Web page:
Group Income Protection can support companies changing their pension schemes

Ambika Fraser

Ambika Fraser

According to the Pension Protection Fund, there were over 5,500 defined benefit (DB) pension schemes in the UK’s private sector in 2017.

Fifty-nine percent of DB schemes are still accruing future benefits and potentially supporting ill-health retirement, 1.3 million employees are still active in them, and 12 per cent of DB schemes are still open to new members.

But expenses related to longer life expectancies coupled with other economic factors are driving a societal shift away from DB pension schemes.

A pension scheme change, whether its closure for future accrual or a transition to defined contribution (DC) pension schemes, can cause substantial financial risk for members since it impacts both their important ill-health protection and their ability to fund another plan if they are unable to earn a living due to illness or injury.

Group Income Protection (GIP) insurance can help fill this gap, supporting the DB pension scheme closure or amendment successfully without impacting the important protection employees have.

While GIP can work alongside active DB or DC pension schemes, here are five compelling reasons advisers should consider GIP for employers who are in the process of a pension change:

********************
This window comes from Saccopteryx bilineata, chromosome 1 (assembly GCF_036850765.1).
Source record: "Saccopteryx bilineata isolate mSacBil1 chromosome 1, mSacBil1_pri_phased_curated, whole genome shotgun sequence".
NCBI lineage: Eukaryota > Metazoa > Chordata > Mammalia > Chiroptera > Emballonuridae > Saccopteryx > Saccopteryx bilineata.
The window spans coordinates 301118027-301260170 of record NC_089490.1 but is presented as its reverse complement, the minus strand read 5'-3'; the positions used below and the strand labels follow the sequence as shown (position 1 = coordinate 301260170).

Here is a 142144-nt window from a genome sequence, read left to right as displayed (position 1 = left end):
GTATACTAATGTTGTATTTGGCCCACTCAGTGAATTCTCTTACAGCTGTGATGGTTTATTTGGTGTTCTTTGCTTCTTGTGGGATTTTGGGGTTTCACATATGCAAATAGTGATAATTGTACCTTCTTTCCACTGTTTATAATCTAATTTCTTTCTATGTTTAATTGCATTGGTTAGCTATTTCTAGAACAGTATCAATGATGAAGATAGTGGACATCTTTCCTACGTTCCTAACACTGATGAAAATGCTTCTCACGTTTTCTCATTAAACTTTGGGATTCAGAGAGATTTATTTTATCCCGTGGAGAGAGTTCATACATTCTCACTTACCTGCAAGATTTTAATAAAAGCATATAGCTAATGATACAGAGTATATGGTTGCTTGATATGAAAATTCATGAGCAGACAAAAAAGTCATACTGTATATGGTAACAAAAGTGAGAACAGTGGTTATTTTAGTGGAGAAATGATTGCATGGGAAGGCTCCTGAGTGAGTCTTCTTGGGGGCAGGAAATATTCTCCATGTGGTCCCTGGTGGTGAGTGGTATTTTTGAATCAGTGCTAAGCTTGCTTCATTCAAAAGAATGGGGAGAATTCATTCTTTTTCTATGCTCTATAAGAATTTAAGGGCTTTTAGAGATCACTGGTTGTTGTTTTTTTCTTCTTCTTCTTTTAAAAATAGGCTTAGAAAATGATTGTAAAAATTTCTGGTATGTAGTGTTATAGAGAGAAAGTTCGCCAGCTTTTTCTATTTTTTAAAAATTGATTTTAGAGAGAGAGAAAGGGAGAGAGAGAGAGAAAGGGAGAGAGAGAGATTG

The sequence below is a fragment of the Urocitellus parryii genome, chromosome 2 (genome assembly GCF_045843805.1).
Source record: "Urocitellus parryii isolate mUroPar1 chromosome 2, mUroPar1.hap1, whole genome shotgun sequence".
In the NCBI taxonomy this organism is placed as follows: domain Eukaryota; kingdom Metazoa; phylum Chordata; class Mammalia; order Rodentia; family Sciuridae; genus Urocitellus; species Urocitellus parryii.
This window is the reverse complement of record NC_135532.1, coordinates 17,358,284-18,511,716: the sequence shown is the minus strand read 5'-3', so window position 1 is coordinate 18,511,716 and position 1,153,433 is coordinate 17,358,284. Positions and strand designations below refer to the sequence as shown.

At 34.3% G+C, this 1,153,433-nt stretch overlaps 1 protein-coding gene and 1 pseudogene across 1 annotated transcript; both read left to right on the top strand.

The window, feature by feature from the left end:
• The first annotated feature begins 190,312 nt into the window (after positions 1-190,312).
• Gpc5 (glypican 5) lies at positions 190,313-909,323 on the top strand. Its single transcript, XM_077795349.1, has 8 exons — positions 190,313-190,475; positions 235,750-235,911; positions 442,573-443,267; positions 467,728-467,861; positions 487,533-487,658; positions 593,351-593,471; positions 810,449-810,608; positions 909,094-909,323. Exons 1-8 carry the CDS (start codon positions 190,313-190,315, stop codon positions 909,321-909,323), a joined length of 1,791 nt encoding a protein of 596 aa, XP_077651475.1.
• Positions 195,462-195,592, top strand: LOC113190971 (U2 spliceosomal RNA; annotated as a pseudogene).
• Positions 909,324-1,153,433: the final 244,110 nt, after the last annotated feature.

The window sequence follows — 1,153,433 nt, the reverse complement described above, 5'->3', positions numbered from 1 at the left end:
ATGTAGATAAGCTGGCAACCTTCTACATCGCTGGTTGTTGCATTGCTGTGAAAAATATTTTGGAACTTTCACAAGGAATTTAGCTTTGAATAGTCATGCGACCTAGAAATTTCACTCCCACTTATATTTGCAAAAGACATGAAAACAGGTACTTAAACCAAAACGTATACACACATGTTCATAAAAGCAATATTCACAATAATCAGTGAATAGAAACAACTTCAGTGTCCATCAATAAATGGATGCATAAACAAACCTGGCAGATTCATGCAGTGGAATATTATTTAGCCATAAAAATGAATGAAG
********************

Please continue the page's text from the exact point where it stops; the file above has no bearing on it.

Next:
1.Remove the burden of financial strain of ill-health retirement for employers. 

Ill-health retirement can put financial strain on DB pensions and employers as plan sponsors. GIP cover can help relieve this financial risk by paying an agreed percentage of the scheme member’s income if the defined incapacity definitions are met.

Further, access to early intervention and rehabilitation support is also provided for employees who fall ill or are injured. If return to work proves not to be possible within an agreed time period for an employee, a final lump sum can be paid by the provider, enabling the employer to take the employee off the payroll.

If there are early retirees with ill health pensions already in payment, Unum, for example, could take over this commitment in addition to insuring against new ill health situations, relieving the employer of those liabilities.

2. Continuation of disability-related protection for employees.

Perhaps most importantly, employees would have financial protection in case of ill-health. Typically, GIP pays a percentage of their salary after they have been off work for the long term (such as six months, though the employer can choose other deferred or waiting periods).

This solution can also help ensure that individual’s ongoing pension contributions can be financed if they have to retire through ill-health.

3. Enable objective review of ill-health retirement situations.

Deciding whether individual members are entitled to early retirement pension can be challenging for trustees because of the risk of inconsistency in incapacity decisions. With GIP, these decisions are made by experienced assessors, backed up by doctors, nurses, psychiatrists and psychologists.

This removes the burden of assessing and judging ill-health retirement situations from trustees, allowing them to get on with managing the mainstream issues associated with pension governance while protecting member benefits.